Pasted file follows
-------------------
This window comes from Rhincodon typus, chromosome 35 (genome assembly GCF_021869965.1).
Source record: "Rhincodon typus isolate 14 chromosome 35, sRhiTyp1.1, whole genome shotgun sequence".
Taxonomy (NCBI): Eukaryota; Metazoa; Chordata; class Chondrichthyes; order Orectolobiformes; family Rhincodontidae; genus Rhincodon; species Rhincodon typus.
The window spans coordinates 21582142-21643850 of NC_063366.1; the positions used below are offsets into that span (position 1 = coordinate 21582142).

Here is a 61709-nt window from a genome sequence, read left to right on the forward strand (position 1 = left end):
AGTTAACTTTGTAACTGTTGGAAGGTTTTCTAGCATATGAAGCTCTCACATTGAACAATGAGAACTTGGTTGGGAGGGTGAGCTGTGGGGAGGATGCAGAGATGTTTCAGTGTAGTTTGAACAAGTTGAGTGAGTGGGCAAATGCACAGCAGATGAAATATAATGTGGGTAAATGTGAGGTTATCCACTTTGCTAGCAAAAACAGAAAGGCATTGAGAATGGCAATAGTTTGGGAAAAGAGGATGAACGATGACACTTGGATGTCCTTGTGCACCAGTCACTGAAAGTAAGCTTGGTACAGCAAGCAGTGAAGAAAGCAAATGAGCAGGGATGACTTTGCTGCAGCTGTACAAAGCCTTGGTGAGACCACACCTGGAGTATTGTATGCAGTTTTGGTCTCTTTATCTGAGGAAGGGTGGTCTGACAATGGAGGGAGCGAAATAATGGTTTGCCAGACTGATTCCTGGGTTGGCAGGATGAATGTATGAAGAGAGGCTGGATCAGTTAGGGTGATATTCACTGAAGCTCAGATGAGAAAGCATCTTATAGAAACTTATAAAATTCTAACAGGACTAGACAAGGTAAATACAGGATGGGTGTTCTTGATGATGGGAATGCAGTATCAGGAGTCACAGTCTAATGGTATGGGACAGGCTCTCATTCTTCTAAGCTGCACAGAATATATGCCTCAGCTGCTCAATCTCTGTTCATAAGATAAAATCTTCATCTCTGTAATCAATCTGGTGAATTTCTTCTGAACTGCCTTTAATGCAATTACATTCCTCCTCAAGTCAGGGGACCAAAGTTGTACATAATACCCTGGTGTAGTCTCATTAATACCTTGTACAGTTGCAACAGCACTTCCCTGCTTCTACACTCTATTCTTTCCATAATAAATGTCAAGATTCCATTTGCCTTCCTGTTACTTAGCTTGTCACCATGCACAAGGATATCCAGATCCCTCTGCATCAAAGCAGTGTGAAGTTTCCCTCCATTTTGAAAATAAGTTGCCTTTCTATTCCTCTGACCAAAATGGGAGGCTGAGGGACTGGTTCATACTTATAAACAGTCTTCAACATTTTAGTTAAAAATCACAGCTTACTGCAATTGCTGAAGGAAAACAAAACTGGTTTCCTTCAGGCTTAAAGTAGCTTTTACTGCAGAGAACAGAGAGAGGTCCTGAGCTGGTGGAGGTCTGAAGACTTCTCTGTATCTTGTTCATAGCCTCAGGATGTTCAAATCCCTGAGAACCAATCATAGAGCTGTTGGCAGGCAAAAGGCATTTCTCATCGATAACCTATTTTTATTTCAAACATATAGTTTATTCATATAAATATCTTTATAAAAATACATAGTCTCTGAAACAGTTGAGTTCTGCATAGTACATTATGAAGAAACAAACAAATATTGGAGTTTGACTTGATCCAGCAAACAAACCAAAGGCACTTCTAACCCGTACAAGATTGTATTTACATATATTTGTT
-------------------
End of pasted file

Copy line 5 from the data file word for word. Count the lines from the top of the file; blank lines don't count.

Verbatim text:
Here is a 61709-nt window from a genome sequence, read left to right on the forward strand (position 1 = left end):